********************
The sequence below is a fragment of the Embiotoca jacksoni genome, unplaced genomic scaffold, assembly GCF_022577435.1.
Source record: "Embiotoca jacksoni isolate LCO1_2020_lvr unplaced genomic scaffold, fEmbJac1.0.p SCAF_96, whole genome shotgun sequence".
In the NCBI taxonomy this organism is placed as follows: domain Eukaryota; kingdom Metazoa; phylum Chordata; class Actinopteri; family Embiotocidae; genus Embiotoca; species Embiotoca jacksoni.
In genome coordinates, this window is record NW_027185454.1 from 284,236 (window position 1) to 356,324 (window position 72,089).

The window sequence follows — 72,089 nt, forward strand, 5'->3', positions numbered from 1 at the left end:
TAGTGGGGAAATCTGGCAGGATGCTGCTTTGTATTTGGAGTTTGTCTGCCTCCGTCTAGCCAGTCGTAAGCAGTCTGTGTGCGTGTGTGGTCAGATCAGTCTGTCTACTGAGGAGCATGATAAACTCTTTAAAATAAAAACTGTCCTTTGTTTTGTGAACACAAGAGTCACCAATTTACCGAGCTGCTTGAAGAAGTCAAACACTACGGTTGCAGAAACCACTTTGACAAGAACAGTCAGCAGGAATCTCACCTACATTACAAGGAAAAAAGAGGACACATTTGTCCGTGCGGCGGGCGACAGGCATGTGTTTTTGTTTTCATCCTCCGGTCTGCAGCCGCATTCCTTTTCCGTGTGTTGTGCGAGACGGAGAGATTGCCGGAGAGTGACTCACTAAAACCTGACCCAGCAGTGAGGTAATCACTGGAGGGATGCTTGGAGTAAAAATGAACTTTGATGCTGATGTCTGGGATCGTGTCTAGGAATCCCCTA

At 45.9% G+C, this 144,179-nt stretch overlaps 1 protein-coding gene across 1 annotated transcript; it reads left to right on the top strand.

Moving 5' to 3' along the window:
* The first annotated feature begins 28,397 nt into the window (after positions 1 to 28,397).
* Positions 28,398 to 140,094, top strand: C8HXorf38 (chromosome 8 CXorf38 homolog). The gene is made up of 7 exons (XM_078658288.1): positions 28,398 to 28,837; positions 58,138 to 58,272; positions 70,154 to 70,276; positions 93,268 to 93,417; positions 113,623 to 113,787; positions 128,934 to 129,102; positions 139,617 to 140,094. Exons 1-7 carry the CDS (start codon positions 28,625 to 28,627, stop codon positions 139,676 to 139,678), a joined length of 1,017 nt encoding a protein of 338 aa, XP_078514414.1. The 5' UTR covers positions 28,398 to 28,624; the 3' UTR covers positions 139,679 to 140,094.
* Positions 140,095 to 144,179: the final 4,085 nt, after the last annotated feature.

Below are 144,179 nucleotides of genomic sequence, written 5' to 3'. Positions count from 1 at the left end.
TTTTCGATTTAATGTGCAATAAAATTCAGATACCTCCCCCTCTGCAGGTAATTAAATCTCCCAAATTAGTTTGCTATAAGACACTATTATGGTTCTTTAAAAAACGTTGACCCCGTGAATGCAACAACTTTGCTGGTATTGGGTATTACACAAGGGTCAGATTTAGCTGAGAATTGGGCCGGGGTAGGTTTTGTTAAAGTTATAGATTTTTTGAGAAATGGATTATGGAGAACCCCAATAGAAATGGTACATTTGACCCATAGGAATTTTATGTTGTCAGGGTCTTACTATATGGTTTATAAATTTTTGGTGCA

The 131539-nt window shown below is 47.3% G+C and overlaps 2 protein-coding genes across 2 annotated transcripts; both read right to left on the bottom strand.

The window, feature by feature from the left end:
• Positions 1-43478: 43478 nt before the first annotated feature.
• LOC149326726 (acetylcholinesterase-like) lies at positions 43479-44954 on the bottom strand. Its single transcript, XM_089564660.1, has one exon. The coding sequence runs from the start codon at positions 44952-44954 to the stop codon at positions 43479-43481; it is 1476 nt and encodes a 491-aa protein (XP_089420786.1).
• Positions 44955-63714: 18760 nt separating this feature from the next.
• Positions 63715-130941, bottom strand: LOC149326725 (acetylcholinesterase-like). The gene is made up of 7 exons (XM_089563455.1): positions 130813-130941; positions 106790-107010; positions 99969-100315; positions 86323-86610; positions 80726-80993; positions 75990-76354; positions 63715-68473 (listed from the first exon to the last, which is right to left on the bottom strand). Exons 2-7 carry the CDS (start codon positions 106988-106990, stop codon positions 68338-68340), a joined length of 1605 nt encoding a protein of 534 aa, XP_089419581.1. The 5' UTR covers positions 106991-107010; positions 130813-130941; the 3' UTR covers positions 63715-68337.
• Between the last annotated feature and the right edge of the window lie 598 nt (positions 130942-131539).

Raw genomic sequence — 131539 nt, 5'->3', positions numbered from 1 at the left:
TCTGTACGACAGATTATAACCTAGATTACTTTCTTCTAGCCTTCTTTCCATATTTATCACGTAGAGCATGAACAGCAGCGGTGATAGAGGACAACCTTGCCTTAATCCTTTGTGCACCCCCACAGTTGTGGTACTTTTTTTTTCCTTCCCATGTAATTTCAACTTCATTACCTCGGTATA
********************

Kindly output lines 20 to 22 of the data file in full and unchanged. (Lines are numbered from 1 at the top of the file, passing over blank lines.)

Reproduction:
• Between the last annotated feature and the right edge of the window lie 598 nt (positions 130942-131539).

Raw genomic sequence — 131539 nt, 5'->3', positions numbered from 1 at the left:
TCTGTACGACAGATTATAACCTAGATTACTTTCTTCTAGCCTTCTTTCCATATTTATCACGTAGAGCATGAACAGCAGCGGTGATAGAGGACAACCTTGCCTTAATCCTTTGTGCACCCCCACAGTTGTGGTACTTTTTTTTTCCTTCCCATGTAATTTCAACTTCATTACCTCGGTATA